• This show attracted many huge Hollywood names as guest stars who did the show not for the money (which was actually very little), but because they liked the show or were personal friends of the stars. The impressive list includes John Wayne, Bob Hope, Van Johnson, Orson Welles, Rock Hudson, Charles Boyer and William Holden, to name only a few.
  • On August 11th, 2009 the US Postal Service issued a pane of twenty 44¢ commemorative postage stamps honoring early USA television programs. A booklet with 20 picture postal cards was also issued. The stamp honoring I Love Lucy pictured stars Lucille Ball and Vivian Vance in a scene from Job Switching, in which Lucy Ricardo and Ethel Mertz work at a conveyor belt in Kramer's Kandy Kitchen. Other TV shows honored in the Early Television Memories issue were: The Adventures of Ozzie & Harriet, Alfred Hitchcock Presents, The Dinah Shore Show, Dragnet, The Ed Sullivan Show, The George Burns and Gracie Allen Show, Hopalong Cassidy, The Honeymooners, The Howdy Doody Show, Kukla, Fran and Ollie, Lassie, The Lone Ranger, Perry Mason, The Phil Silvers Show, The Red Skelton Hour, Texaco Star Theater (titled The Buick-Berle Show, 1954-1956), The Tonight Show (which began as Tonight!), Twilight Zone, and You Bet Your Life.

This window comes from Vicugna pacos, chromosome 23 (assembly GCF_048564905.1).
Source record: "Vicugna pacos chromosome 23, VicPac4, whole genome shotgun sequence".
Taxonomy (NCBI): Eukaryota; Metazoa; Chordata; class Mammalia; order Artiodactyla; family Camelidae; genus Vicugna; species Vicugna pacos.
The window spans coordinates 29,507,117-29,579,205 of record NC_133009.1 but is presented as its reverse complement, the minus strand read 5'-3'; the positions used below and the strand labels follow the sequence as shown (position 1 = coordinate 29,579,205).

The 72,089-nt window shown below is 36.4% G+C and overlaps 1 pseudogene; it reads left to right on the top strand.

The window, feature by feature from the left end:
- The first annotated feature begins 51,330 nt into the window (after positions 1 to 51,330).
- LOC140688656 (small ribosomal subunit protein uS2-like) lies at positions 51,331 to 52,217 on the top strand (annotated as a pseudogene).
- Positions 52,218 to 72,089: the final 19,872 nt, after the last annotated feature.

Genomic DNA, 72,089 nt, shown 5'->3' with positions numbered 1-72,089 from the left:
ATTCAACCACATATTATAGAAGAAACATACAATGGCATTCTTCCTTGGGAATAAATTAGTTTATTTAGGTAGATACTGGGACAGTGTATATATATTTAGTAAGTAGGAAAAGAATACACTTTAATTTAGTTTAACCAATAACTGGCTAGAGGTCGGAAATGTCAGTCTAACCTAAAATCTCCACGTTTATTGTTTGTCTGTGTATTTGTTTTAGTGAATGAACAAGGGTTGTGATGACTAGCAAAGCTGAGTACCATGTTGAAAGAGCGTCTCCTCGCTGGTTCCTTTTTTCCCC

• Sometimes, Desi Arnaz's distinctive laugh can be heard on the laugh track.
  • In spite of the series' success during the initial 1951-52 season, CBS aired My Little Margie (1952) as a "summer replacement" , in lieu of reruns or "flashback" episodes.
  • Just prior to the premier of I Love Lucy, Desi Arnaz was a panelist on the long running What's My Line? alongside Bennet Cerf, Arlene Frances and Dorothy Kilgallen. He was replaced by Fred Allen who reined as a regular panelist until Allen's death in 1956. That spot was then filled by Steve Allen as well as other guest panelists, including Lucy.
  • Voted #2 on TV Guide's 50 Greatest TV Shows of All Time.
  • William Frawley and Vivian Vance actually hated each other in real life. In the show, displays of affection were forced.